Hi, I would like to perform a virtual screening for tetramers on a protein of interest. For this purpose, I randomly generate thousands of different tetramer peptide sequences in FASTA format and I need to convert them into PDB format. With Swiss PDB Viewer, it is only possible to perform the FASTA-->PDB conversion one by one as the program does not allow to upload more than one sequence at once. I am looking for a script or Unix commands to perform multiple FASTA-->PDB conversions but I have not found a solution yet. So I am wondering if it is possible to convert FASTA files into PDB format in a script, or can I execute the "load sequence from aminoacids" and then "save current layer" functions by using for instance shell.exec () function? I appreciate your help. Thank you. Best Regards
You can use Pymol with the build_seq.py script.
EDIT: Actually, you can easily build a pipeline using Biopython to parse the FASTA files (here), then pass this to pymol and create the 3D structure in whatever secondary structure you want (coil for you I guess) using the build_seq.py script. This should be a 20 line script or so, we use it in the lab to generate peptide structures from sequence.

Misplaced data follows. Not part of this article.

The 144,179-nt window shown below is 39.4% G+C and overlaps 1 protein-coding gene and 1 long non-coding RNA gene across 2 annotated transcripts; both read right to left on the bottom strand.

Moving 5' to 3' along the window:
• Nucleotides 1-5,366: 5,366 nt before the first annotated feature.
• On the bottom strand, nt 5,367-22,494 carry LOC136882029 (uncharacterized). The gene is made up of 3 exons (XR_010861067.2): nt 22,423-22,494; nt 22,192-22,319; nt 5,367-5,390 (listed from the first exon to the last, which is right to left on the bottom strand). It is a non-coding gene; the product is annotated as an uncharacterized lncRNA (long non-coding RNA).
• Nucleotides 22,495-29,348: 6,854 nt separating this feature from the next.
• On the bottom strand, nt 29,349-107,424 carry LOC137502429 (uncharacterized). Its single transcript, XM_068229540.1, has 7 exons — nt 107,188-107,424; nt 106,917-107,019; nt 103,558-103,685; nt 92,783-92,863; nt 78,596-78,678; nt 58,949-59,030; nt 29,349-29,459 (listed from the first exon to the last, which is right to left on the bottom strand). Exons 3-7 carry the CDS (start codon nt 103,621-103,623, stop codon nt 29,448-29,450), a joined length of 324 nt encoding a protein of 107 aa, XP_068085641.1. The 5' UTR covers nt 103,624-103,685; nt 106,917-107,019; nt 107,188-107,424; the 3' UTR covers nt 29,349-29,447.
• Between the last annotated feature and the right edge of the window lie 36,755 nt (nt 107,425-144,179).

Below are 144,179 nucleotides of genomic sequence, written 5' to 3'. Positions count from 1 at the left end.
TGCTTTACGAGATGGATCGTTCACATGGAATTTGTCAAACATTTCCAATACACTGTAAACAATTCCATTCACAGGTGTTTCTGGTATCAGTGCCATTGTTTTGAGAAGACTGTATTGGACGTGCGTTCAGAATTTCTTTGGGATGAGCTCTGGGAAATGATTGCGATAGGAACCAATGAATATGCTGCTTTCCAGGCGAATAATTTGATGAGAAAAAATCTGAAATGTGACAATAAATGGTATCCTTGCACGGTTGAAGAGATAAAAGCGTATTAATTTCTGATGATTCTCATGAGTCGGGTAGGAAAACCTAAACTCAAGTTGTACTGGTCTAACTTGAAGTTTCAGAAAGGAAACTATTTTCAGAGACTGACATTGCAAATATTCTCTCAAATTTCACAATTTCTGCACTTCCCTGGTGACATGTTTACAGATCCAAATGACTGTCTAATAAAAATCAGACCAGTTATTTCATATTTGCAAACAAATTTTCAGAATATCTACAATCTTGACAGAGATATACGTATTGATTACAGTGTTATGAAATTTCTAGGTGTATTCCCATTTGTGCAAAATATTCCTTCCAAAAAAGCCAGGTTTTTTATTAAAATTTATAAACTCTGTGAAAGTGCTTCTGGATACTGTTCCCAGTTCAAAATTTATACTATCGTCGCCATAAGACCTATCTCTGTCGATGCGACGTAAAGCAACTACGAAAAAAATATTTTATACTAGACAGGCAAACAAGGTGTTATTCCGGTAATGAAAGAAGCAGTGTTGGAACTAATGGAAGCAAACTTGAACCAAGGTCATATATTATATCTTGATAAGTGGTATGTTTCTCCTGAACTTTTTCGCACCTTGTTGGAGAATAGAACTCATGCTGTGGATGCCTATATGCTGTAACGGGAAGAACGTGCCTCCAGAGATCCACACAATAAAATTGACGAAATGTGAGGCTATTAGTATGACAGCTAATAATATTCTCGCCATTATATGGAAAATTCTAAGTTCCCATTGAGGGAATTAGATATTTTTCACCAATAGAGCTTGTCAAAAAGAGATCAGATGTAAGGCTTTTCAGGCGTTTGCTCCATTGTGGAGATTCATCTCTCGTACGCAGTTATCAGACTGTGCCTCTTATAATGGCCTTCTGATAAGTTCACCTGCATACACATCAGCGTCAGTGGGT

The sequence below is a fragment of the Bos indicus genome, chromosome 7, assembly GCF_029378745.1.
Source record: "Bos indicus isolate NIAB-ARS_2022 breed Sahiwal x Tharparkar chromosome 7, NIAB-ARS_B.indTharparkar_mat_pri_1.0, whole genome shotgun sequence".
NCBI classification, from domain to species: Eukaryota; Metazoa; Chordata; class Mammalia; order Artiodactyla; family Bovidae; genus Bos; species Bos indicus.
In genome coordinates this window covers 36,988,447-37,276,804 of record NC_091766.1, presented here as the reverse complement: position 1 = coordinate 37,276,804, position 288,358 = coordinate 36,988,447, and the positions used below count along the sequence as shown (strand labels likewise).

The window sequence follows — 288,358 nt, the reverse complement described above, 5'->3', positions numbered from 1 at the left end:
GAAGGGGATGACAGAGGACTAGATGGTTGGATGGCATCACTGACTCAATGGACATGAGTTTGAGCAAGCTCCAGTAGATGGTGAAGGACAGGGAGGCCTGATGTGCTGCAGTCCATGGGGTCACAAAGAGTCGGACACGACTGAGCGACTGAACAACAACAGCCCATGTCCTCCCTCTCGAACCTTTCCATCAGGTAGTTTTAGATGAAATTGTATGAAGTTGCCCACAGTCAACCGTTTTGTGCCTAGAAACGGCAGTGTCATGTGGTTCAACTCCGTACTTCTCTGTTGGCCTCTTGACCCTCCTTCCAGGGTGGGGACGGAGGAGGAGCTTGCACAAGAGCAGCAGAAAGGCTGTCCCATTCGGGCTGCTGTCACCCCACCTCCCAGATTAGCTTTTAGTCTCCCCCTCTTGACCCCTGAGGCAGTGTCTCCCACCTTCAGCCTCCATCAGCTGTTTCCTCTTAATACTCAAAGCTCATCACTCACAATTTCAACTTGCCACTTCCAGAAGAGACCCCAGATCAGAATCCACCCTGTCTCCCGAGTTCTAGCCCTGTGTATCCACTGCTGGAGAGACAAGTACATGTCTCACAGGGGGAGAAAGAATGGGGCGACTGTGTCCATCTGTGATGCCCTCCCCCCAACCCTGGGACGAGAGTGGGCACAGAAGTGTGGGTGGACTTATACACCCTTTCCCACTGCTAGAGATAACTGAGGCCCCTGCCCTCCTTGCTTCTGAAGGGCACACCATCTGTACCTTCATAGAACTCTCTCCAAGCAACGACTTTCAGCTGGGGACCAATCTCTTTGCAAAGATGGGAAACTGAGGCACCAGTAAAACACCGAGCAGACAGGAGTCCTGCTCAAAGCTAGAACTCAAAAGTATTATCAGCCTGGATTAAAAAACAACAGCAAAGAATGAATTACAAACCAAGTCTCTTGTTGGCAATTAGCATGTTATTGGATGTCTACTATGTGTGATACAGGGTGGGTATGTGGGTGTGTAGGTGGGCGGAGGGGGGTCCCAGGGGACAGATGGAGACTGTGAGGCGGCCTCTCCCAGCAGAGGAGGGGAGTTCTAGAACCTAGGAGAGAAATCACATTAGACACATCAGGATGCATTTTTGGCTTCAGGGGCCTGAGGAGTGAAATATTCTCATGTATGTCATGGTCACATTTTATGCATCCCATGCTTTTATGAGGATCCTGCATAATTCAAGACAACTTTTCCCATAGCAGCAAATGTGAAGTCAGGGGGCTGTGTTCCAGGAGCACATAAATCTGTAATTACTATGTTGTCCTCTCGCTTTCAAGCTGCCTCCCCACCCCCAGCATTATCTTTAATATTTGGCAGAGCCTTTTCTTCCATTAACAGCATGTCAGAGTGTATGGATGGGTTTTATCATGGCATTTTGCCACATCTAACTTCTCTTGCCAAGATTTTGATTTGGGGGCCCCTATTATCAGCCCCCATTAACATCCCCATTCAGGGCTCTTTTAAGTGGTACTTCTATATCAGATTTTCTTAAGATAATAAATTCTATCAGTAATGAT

I'm just curious about one thing: Do you need to generate all the possible 20^4 (1,60000) possible tetra peptides and get their structures from Seq->PDB, ( with an energy minimization possibly), or, you wish to get all the tetra peptide structures that can be be found in protein structures that are available in (non-redundant,highresolution ) PDB?
Sorry for the late reply, I have just seen your question. Firstly I created random short peptide sequences by R programming. The random peptide sequences were written in a txt. file. By using the "build_seq" script, I was able to create short peptide sequences written in the txt. file. I created the PDB structures for each sequence afterwards. So you can write a short python script to read the sequences from txt.file and to run the "build_seq" script automatically for each peptide sequence.
I hope this answer would be helpful.